Artist Tricia excited about showing her ‘True Colours’

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  • Tricia Walters with one of her pieces a collage, pet portrait.

    Tricia Walters with one of her pieces a collage, pet portrait.
    (Photo by Mark Tatem)

  • Tricia Walters with some of her art work to be shown in her first solo show ?True Colours? opening at the Bermuda Society of Arts (BSOA) on Friday.

    Tricia Walters with some of her art work to be shown in her first solo show ?True Colours? opening at the Bermuda Society of Arts (BSOA) on Friday.
    (Photo by Mark Tatem)

  • Whitehorses by Tricia Walters.

    Whitehorses by Tricia Walters.

  • Long Road Home by Tricia Walters.

    Long Road Home by Tricia Walters.

South African Tricia Walters has spent the last nine years in Bermuda building her reputation as a writer and photographer.

However, as evidenced by her upcoming show at the Bermuda Society of Arts (BSoA), she’s broadened her scope somewhat.

Mrs Walters’ first solo exhibit, ‘True Colours’, is a collection of paintings.

Acrylics, watercolours and mixed media are the focus of the show, which opens on Friday.

It’s the first time her paintings will be shown publically Mrs Walters cheerfully told The Royal Gazette that she is terrified.

“I keep thinking, maybe I should have just done photographs, at least people know me by that,” she said. “Instead, I am putting my soul on the wall for people to dissect. Either they like it or they don’t. I don’t expect everyone to like all the things, but I am hoping that people will find something to like.”

She first became involved with the BSoA four years ago when she started showing her photographs. She made the switch to painting by accident. She had one of her photographs printed on an old canvas, but it didn’t sell, so she reused the canvas by painting on it. After experimenting with paint and canvas, she fell in love and went out and bought more canvases.

She thought she would enter one of her paintings in a BSoA show “for the hell of it”. Lo and behold it sold, and is now hanging in someone’s home in Italy. Since then her abstract works of reefs, jelly fish and ocean surf have proved quite popular.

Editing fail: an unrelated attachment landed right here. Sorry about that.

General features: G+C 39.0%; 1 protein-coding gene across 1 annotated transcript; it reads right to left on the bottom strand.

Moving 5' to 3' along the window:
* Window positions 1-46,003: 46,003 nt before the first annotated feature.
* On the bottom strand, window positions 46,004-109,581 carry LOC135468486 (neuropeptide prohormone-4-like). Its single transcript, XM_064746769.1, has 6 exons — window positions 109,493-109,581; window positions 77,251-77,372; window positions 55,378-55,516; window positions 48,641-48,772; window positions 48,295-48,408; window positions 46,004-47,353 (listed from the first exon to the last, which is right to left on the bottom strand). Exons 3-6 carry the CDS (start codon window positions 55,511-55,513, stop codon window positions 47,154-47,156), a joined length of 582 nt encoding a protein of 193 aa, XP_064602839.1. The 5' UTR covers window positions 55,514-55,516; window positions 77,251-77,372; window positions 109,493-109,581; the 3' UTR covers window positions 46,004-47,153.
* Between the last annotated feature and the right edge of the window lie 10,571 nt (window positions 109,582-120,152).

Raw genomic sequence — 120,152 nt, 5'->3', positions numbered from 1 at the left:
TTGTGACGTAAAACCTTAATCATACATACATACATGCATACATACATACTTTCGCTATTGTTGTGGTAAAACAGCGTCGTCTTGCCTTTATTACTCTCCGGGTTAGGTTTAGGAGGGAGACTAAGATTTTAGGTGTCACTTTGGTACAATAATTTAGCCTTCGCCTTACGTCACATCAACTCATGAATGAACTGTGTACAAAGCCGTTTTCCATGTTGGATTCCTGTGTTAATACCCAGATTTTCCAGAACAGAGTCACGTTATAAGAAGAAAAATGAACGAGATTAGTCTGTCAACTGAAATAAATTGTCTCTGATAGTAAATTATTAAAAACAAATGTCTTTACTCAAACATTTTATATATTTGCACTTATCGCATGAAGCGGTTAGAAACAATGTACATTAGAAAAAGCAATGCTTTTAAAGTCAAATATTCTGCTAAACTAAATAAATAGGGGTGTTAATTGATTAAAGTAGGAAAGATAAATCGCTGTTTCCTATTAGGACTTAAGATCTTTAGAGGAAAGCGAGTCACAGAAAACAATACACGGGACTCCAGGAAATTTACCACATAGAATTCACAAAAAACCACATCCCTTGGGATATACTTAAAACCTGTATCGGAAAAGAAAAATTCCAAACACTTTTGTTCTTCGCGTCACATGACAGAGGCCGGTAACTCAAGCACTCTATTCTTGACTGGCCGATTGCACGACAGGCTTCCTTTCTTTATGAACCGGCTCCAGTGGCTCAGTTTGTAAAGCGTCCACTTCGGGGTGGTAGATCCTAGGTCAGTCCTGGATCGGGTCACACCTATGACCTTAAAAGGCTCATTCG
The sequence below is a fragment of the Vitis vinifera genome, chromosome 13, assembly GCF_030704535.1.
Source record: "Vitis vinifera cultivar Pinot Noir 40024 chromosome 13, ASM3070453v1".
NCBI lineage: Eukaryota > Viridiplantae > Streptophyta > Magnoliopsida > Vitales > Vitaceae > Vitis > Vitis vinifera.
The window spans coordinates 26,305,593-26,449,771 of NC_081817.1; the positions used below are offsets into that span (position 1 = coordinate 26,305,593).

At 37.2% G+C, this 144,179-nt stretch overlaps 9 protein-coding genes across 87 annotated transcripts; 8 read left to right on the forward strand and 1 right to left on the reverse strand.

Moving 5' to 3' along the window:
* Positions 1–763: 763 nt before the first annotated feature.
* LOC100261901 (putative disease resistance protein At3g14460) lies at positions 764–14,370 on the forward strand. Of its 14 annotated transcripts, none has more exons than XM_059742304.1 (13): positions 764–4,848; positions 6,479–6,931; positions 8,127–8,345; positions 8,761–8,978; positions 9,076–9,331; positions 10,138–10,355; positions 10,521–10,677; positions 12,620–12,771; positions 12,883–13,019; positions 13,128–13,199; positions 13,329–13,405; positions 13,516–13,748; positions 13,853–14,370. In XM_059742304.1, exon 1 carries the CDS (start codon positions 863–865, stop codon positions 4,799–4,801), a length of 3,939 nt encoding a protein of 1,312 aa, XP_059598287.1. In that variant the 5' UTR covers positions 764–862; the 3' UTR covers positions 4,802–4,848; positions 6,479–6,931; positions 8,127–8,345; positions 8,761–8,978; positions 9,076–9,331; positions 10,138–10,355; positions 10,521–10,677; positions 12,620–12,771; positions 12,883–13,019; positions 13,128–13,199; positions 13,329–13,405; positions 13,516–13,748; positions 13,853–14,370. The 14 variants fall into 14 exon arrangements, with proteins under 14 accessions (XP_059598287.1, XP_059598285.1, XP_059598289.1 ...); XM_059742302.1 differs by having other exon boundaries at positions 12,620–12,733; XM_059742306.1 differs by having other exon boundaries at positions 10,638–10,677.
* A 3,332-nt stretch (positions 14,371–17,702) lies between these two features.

“I don’t do pretty beach scenes or pink houses,” she said. “And I don’t normally paint Bermuda. I did a painting recently called ‘The Long Road Home’. That was inspired by feeling homesick for my home town of Fish Hoek. Fish Hoek is coastal and has a beautiful little bay with lots of great white sharks swimming in it.”

(One Fish Hoek tourist website claims it is a popular destination for lifeguards).

Mrs Walters is a journalist by profession. She worked in television and newspapers in South Africa for many years. She and her husband Mark moved to Bermuda in 2002, and Mrs Walters wrote for The Royal Gazette for several years before deciding she needed a change. She has since determined there is not much difference between writing and painting.

“They both show what you are feeling when you do it,” she said. “If you are feeling very emotional, it shows in the paint. Everyone has the potential to create something whether it is a good photograph, a piece of writing, or a painting.”

With her photography, she often shoots in black and white, because she feels it adds more depth to the photo; with painting, the attraction is definitely the colour.

“Oh my God, I just want to lie in them and roll in them,” she said. “I really love colour.”

To construct some of her abstracts, she first applied paint to glass using her fingers, and then pressed paper over it to get an interesting effect.

“Paint reacts in different ways when you use your fingers as opposed to a brush, or when you use a palette knife as opposed to a brush,” she said.

“In one instance, I wanted to see what would happen if I painted on glass, and then printed that onto paper. The first time I did it I peeled the paper off and found this process made these amazing lines. It looked like oil painting. I wanted to see what would happen if I used pressure on certain parts of the paper. So I put the paint down again and put pressure. Parts of the painting came out looking like a reef and other pressure points looked like little jelly fish.”

Mrs Walters is largely unschooled in art but has taken a few lessons with local artists Emma Ingham-Dounouk and Karen Phillips Curran. She admires them both greatly. She has also joined a plein air group run by artist Christopher Marson. They paint on Sundays around the Island; the group is open to anyone interested in art.

She is very grateful to the BSoA for giving her the opportunity to show her work.

“I think they are an incredible organisation,” she said. “They give local artists an opportunity to express themselves. You just have to have the guts to put your work up on the wall so other people can look at it and maybe give you some feedback. I think everyone can be creative.”

Mrs Walters is known for her love of animals and has recently taken up doing animal portraits in collage. One of them will be featured in her show. She is looking to do animal portraits in a similar fashion for other people for a fee.

“I love being creative and colours and snipping up things,” she said with a laugh.

‘True Colours’ opens on Friday at 5pm and runs until June 28. Useful website:

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Published Jun 8, 2011 at 8:07 am (Updated Jun 8, 2011 at 8:05 am)

Artist Tricia excited about showing her ‘True Colours’

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